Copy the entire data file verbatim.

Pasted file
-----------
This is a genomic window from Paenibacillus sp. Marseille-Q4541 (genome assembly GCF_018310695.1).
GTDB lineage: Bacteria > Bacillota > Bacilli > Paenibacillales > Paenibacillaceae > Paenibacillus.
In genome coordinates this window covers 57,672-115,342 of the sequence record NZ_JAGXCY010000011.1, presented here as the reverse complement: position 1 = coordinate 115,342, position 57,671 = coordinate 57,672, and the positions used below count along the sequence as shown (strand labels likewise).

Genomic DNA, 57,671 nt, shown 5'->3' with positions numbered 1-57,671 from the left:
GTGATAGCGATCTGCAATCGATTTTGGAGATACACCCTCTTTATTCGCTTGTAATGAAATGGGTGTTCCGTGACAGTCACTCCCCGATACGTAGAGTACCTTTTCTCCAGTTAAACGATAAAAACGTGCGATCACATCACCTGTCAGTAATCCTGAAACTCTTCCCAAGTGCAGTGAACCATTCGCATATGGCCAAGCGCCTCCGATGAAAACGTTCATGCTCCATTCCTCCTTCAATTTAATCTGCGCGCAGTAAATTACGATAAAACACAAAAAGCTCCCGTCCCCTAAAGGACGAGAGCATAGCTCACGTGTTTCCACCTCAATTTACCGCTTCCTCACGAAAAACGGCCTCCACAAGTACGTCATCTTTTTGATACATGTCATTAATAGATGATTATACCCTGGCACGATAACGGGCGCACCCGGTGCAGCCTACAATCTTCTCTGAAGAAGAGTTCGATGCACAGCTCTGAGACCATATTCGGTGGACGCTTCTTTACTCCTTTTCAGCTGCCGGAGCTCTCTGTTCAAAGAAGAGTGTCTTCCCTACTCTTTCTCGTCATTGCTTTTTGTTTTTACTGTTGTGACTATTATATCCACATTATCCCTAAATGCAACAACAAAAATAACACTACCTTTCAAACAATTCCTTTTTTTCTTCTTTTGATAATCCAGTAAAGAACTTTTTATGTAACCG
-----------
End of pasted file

This is a genomic window from Paenibacillus sp. Marseille-Q4541 (genome assembly GCF_018310695.1).
GTDB lineage: Bacteria > Bacillota > Bacilli > Paenibacillales > Paenibacillaceae > Paenibacillus.
In genome coordinates this window covers 57,672-115,342 of the sequence record NZ_JAGXCY010000011.1, presented here as the reverse complement: position 1 = coordinate 115,342, position 57,671 = coordinate 57,672, and the positions used below count along the sequence as shown (strand labels likewise).

Genomic DNA, 57,671 nt, shown 5'->3' with positions numbered 1-57,671 from the left:
GTGATAGCGATCTGCAATCGATTTTGGAGATACACCCTCTTTATTCGCTTGTAATGAAATGGGTGTTCCGTGACAGTCACTCCCCGATACGTAGAGTACCTTTTCTCCAGTTAAACGATAAAAACGTGCGATCACATCACCTGTCAGTAATCCTGAAACTCTTCCCAAGTGCAGTGAACCATTCGCATATGGCCAAGCGCCTCCGATGAAAACGTTCATGCTCCATTCCTCCTTCAATTTAATCTGCGCGCAGTAAATTACGATAAAACACAAAAAGCTCCCGTCCCCTAAAGGACGAGAGCATAGCTCACGTGTTTCCACCTCAATTTACCGCTTCCTCACGAAAAACGGCCTCCACAAGTACGTCATCTTTTTGATACATGTCATTAATAGATGATTATACCCTGGCACGATAACGGGCGCACCCGGTGCAGCCTACAATCTTCTCTGAAGAAGAGTTCGATGCACAGCTCTGAGACCATATTCGGTGGACGCTTCTTTACTCCTTTTCAGCTGCCGGAGCTCTCTGTTCAAAGAAGAGTGTCTTCCCTACTCTTTCTCGTCATTGCTTTTTGTTTTTACTGTTGTGACTATTATATCCACATTATCCCTAAATGCAACAACAAAAATAACACTACCTTTCAAACAATTCCTTTTTTTCTTCTTTTGATAATCCAGTAAAGAACTTTTTATGTAACCG